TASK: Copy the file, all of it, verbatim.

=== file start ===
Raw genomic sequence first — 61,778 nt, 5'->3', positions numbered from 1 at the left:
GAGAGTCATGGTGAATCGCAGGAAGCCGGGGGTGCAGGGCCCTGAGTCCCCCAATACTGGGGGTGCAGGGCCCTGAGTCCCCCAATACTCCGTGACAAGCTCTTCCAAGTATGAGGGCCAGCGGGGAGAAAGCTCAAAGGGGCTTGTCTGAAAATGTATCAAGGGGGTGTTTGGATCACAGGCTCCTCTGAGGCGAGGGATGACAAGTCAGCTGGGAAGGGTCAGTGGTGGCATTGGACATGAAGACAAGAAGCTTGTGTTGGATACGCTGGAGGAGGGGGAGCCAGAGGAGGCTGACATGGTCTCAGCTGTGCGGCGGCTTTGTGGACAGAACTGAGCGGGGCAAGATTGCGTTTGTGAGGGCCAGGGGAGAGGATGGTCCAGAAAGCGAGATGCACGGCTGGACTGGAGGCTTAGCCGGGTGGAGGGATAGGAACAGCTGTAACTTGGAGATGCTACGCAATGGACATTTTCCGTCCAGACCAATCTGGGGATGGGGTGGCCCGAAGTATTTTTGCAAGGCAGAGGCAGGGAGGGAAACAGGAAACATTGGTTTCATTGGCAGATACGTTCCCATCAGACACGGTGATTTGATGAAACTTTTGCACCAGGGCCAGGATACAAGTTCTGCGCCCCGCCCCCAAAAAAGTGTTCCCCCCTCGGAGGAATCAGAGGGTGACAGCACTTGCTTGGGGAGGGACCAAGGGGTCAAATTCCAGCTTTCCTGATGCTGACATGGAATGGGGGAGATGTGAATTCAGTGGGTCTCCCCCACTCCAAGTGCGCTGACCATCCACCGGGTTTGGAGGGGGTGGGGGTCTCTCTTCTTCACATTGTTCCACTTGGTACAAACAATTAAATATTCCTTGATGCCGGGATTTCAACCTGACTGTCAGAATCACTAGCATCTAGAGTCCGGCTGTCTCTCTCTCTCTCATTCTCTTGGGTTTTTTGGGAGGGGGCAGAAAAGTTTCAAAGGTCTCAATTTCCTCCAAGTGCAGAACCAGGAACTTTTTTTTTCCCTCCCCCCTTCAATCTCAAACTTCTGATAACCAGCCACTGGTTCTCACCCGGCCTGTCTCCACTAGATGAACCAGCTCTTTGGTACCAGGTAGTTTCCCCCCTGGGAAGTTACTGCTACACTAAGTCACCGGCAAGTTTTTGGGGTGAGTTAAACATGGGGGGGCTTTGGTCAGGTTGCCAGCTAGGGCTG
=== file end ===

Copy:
Raw genomic sequence first — 61,778 nt, 5'->3', positions numbered from 1 at the left:
GAGAGTCATGGTGAATCGCAGGAAGCCGGGGGTGCAGGGCCCTGAGTCCCCCAATACTGGGGGTGCAGGGCCCTGAGTCCCCCAATACTCCGTGACAAGCTCTTCCAAGTATGAGGGCCAGCGGGGAGAAAGCTCAAAGGGGCTTGTCTGAAAATGTATCAAGGGGGTGTTTGGATCACAGGCTCCTCTGAGGCGAGGGATGACAAGTCAGCTGGGAAGGGTCAGTGGTGGCATTGGACATGAAGACAAGAAGCTTGTGTTGGATACGCTGGAGGAGGGGGAGCCAGAGGAGGCTGACATGGTCTCAGCTGTGCGGCGGCTTTGTGGACAGAACTGAGCGGGGCAAGATTGCGTTTGTGAGGGCCAGGGGAGAGGATGGTCCAGAAAGCGAGATGCACGGCTGGACTGGAGGCTTAGCCGGGTGGAGGGATAGGAACAGCTGTAACTTGGAGATGCTACGCAATGGACATTTTCCGTCCAGACCAATCTGGGGATGGGGTGGCCCGAAGTATTTTTGCAAGGCAGAGGCAGGGAGGGAAACAGGAAACATTGGTTTCATTGGCAGATACGTTCCCATCAGACACGGTGATTTGATGAAACTTTTGCACCAGGGCCAGGATACAAGTTCTGCGCCCCGCCCCCAAAAAAGTGTTCCCCCCTCGGAGGAATCAGAGGGTGACAGCACTTGCTTGGGGAGGGACCAAGGGGTCAAATTCCAGCTTTCCTGATGCTGACATGGAATGGGGGAGATGTGAATTCAGTGGGTCTCCCCCACTCCAAGTGCGCTGACCATCCACCGGGTTTGGAGGGGGTGGGGGTCTCTCTTCTTCACATTGTTCCACTTGGTACAAACAATTAAATATTCCTTGATGCCGGGATTTCAACCTGACTGTCAGAATCACTAGCATCTAGAGTCCGGCTGTCTCTCTCTCTCTCATTCTCTTGGGTTTTTTGGGAGGGGGCAGAAAAGTTTCAAAGGTCTCAATTTCCTCCAAGTGCAGAACCAGGAACTTTTTTTTTCCCTCCCCCCTTCAATCTCAAACTTCTGATAACCAGCCACTGGTTCTCACCCGGCCTGTCTCCACTAGATGAACCAGCTCTTTGGTACCAGGTAGTTTCCCCCCTGGGAAGTTACTGCTACACTAAGTCACCGGCAAGTTTTTGGGGTGAGTTAAACATGGGGGGGCTTTGGTCAGGTTGCCAGCTAGGGCTG